Quick Reference Guide
© Scottish Intercollegiate Network, 2000

47. Targeted prevention of dental caries in the permanent
teeth of 6-16 years olds presenting for dental care

Primary Prevention: Keeping children's teeth healthy before disease occurs
Targeting is important as decay is unevenly distributed in the population:
small slice
9% of 5-year-olds and
6% of 14-year-olds have
50% of disease
big slice
An explicit caries risk assessment should be made for each child presenting for dental care.
The following factors should be considered:
Risk Factors
Risk Category
High Risk
Low Risk
Clinical evidence
- New lesions - No new lesions
  - Premature extractions - Nil extractions for caries
  - Anterior caries or restorations - Sound anterior teeth
  - Multiple restorations - No or few restorations
  - No fissure sealants - Restorations inserted years ago
  - Fixed appliance orthodontics - Fissure sealed
  - Partial dentures - No appliance
Dietary habits
- Frequent sugar intake - Infrequent sugar intake
Social history
- Social deprivation - Social advantage
  - High caries in siblings - Low caries in siblings
  - Low knowledge of dental disease - Dentally aware
  - Irregular attendance - Regular attendance
  - Ready availability of snacks - Limited availability of snacks
  - Low dental aspirations - High dental aspirations
Use of fluoride
- Drinking water not fluoridated - Drinking water fluoridated
  - No fluoride supplements - Fluoride supplements used
  - No fluoride toothpaste - Fluoride toothpaste used
Plaque control
- Infrequent,ineffective cleaning - Frequent,effective cleaning
  - Poor manual control - Good manual control
- Low flow rate - Normal flow rate
  - Low buffering capacity - High buffering capacity
  - High S mutans and lactobacillus counts - Low S mutans and lactobacillus counts
Medical history
- Medically compromised - No medical problems
  - Physical disability - No physical problems
  - Xerostomia - Normal salivary flow
  - Long term cariogenic medicine - No long term medication
Individuals who do not clearly fit into high or low risk categories are considered to be at moderate risk
Indicates grade of recommendation
good practice point
Good practice point

Primary Prevention in Children At High Caries Risk
Behaviour Modification
Dental health education advice should be provided to individual patients at the chairside as this intervention has been shown to be beneficial.
Children should brush their teeth twice a day using toothpaste containing at least 1000 ppm fluoride. They should spit the toothpaste out and should not rinse out with water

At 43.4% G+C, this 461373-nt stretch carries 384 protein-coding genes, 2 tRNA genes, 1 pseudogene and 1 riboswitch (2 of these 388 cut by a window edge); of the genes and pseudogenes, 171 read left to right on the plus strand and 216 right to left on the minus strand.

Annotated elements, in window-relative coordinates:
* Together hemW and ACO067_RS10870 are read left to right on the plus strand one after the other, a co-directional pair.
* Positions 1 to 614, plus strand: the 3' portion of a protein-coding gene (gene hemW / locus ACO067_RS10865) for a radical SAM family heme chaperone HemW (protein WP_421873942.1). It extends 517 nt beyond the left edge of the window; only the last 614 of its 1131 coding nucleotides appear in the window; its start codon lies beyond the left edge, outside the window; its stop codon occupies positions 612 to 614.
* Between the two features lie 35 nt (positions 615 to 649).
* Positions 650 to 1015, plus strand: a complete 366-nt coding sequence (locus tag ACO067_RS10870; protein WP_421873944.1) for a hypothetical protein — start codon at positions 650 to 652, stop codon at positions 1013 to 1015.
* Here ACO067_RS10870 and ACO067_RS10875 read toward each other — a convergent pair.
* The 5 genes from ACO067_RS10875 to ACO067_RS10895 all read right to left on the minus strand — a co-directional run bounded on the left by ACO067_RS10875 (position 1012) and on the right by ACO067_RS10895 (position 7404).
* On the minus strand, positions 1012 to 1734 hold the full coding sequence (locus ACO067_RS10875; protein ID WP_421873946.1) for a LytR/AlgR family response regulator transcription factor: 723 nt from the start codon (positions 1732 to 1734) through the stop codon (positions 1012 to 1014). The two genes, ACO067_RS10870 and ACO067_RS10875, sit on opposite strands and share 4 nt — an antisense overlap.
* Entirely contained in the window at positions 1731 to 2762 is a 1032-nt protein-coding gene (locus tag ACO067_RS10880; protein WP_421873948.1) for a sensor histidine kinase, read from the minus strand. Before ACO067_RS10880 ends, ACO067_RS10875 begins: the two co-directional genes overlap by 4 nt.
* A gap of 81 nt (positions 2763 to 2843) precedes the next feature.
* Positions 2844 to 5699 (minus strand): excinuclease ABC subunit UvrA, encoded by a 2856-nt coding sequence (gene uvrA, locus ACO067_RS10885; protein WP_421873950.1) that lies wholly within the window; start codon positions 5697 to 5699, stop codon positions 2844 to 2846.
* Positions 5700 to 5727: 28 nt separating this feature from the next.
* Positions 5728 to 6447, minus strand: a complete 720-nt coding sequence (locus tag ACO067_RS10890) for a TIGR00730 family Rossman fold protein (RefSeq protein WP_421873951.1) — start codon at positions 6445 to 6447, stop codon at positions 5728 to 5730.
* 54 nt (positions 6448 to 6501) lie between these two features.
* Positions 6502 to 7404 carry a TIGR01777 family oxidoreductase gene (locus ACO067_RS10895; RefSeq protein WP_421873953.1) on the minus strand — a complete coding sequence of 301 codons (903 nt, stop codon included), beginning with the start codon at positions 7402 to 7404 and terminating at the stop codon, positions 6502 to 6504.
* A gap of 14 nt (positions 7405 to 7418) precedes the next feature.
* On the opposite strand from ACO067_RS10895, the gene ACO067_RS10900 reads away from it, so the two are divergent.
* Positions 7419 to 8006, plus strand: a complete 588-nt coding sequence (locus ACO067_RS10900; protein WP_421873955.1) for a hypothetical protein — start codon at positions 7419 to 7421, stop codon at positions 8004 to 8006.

The need to restrict sugary food and drink consumption to meal times only should be emphasised.
Dietary advice to patients should encourage the use of non-sugar sweeteners, in particular xylitol, in food and drink.
Patients should be encouraged to use sugar-free chewing gum, particularly containing xylitol, when this is acceptable.
Clinicians should prescribe sugar-free medicines whenever possible and should recommend the use of sugar-free forms of non-prescription medicines.
Tooth Protection
Sealants should be applied and maintained in the tooth pits /fissures of high caries-risk children.
The condition of sealants should be reviewed at each check-up.
Glass ionomer sealants should only be used when resin sealants are unsuitable.
Fluoride tablets (1 mg F daily) for daily sucking should be considered for children at high risk of decay.
A fluoride varnish (e.g.Duraphat) may be applied every four to six months to the teeth of high caries risk children.
Chlorhexidine varnish should be considered as an option for preventing caries.
good practice point
Consistent preventive messages should be reinforced by the dental practice team and by other health care professionals.

Secondary and Tertiary Prevention of Dental Caries
Secondary prevention:Limiting the impact of caries at an early stage.
Tertiary prevention:Rehabilitation of the decayed teeth with further preventive care.
Diagnosis of Dental Caries
Bitewing radiographs are recommended as an essential adjunct to a patient 's first clinical examination.
The frequency of further radiographic examination should be determined by an assessment of the patient's caries risk.
Management of carious lesions
Occlusal caries
If caries extends clinically into dentine, carious dentine should be removed and the tooth restored.
If only part of the fissure system is involved, the treatment of choice is a composite sealant restoration.
Dental amalgam is an effective filling material which remains the treatment of choice in many clinical situations.There is no evidence that amalgam restorations are hazardous to general health.
Approximal caries
Preventive care, e.g. topical fluoride varnish, rather than operative care is recommended when approximal caries is confined to enamel.
Smooth surface caries
good practice point
Management of smooth surface caries (non cavitated) should be as for approximal lesions confined to the enamel.
Operative management of carious lesions alone cannot be relied on to prevent further disease.
Primary preventive measures must be continued.
The diagnosis of secondary caries is extremely difficult and clear evidence of involvement of active disease should be ascertained before replacing a restoration.
good practice point
If only part of a restoration is judged to have failed, consideration should be given to repairing rather than replacing it.

© Scottish Intercollegiate Guidelines Network, 2000.This guideline was issued in December 2000
and will be reviewed in 2002
Derived from the national clinical guideline recommended for use in Scotland by the Scottish Intercollegiate
Guidelines Network (SIGN), Royal College of Physicians of Edinburgh, 9 Queen Street, Edinburgh EH2 1JQ

You may download copies of the Quick Reference Guidelines and the full Guidelines
from the Scottish Intercollegiate Network site.